BERLIN: You may come across the rather strange distinction between four-door and five-door cars and wondered: Do some car companies not count the boot? Or is there some hidden fifth door for passengers that you'd never noticed?
It might just seem like a bit of car trivia, but understanding the difference will actually help you pick a model suited to your needs the next time you're out car shopping.
"Four-door cars are primarily found in classic notchback saloons," says Achmed Leser from inspection agency Tuv, explaining that the subtle difference is essentially about whether or not you could get into the car through the boot.
"Here, the passenger compartment is completely separated from the boot by the rear seat," which explains why the boot on four-door cars isn't counted as a proper "door," since you can't technically get into the car that way.
In the European car market, for example, four-door notchback cars with a separate boot area are typically found on cars in the mid-range and upwards, but you'll also find this design in the compact class.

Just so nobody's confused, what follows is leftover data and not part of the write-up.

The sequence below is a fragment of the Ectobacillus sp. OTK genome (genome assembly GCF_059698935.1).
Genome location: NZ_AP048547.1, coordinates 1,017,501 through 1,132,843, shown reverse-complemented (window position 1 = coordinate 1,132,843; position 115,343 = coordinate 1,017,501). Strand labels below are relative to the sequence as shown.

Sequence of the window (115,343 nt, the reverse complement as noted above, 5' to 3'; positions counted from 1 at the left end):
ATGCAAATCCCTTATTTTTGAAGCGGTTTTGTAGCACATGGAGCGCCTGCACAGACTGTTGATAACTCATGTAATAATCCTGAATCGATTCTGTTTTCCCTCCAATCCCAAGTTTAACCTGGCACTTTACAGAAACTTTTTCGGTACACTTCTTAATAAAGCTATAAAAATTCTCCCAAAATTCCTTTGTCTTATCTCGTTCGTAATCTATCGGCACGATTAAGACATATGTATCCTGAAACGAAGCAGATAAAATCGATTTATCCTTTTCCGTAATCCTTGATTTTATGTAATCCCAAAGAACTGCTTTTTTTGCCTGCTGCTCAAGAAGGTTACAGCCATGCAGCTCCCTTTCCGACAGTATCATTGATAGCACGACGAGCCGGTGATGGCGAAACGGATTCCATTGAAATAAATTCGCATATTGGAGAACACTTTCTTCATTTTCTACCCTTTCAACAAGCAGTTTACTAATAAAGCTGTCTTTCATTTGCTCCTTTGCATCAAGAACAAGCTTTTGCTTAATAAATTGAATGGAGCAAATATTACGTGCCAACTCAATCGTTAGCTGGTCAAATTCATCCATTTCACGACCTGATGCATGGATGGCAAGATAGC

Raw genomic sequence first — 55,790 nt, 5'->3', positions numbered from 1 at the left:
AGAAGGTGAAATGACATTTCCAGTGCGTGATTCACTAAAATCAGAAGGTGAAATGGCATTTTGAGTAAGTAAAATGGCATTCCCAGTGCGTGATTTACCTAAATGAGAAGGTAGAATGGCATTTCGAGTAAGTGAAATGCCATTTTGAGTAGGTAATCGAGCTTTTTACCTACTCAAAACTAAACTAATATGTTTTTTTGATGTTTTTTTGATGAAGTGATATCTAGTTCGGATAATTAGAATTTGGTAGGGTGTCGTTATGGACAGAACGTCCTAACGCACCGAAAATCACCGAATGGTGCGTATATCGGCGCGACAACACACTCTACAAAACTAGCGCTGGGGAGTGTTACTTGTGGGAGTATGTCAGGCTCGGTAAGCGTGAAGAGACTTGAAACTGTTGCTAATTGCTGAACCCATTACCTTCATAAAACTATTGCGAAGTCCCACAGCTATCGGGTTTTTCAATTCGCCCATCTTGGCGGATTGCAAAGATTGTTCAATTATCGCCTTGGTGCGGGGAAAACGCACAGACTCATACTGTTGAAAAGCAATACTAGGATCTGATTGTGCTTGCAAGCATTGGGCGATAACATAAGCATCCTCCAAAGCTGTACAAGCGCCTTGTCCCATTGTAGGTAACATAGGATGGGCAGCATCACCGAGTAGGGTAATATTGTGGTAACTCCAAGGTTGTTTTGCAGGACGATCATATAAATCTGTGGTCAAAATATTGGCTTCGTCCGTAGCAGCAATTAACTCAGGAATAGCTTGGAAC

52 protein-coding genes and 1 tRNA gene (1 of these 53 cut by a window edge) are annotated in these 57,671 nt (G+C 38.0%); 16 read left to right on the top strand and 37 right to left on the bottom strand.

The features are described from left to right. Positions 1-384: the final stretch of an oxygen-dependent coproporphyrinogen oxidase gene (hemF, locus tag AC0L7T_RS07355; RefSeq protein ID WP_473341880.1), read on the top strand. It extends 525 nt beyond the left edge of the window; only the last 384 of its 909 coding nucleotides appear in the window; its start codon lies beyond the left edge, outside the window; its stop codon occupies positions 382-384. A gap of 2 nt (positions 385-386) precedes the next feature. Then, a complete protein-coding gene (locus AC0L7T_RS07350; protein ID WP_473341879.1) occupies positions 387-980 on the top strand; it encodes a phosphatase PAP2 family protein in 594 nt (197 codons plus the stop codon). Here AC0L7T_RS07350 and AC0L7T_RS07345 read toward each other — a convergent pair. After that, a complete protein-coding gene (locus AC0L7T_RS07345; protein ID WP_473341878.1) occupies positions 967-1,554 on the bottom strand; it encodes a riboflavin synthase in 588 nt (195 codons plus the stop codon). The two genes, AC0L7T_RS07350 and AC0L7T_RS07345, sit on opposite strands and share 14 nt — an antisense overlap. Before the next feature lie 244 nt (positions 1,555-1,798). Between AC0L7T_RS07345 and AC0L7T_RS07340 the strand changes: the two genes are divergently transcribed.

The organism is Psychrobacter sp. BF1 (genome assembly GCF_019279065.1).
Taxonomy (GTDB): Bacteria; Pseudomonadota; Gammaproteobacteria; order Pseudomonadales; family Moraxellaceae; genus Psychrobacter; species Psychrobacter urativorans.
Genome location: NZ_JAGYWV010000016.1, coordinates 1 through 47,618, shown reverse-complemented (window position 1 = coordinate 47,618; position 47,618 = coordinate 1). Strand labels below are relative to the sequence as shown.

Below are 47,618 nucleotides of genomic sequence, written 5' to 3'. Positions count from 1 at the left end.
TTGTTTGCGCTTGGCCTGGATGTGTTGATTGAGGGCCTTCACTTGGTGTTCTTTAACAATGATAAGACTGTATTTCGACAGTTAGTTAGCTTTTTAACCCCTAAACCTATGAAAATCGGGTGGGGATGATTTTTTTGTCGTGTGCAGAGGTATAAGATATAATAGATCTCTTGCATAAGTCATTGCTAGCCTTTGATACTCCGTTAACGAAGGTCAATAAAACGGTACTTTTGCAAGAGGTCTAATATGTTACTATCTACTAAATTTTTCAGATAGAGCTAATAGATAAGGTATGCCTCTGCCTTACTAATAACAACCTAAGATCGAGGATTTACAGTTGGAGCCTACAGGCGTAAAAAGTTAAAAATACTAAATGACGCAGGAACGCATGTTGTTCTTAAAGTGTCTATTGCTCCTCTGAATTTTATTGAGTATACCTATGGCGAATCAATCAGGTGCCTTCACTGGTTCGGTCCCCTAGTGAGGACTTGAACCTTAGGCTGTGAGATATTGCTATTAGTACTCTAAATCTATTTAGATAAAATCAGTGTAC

"In the 1980s, they were also found sporadically in the small car segment," says Leser.
On the other hand, five-door cars offer five different ways to enter a car - including climbing in through the boot. This variety has become increasingly popular thanks to the unstoppable SUV trend, as well as a growing number of hatchbacks.
The five-door design is primarily found in hatchback models with a sloping boot, but the term is also used for classic estates and SUVs with a boot that is practically vertical.
However, things can get a little more confusing with some other special designs. Some manufacturers, for example, offer saloons with a coupe-like roof line in upper-mid-range and luxury-class models. Here the rear window is integrated into a large boot. "You can also count these vehicles among the five-door models," says Achmed Leser.
So does it matter if you buy a four-door or five-door car in terms of usability? Yes, and many drivers would agree that five-door cars have a clear advantage as they generally mean a bigger maximum volume for carrying cargo.
In contrast to the smaller fixed size of the boot in a four-door car, the five-door counterpart allows you to open a large part of the car's rear and typically expand the volume by folding down seats.
"This makes it easier to stow bulky luggage in particular, even if there's not much volume in the boot to begin with," says the car expert.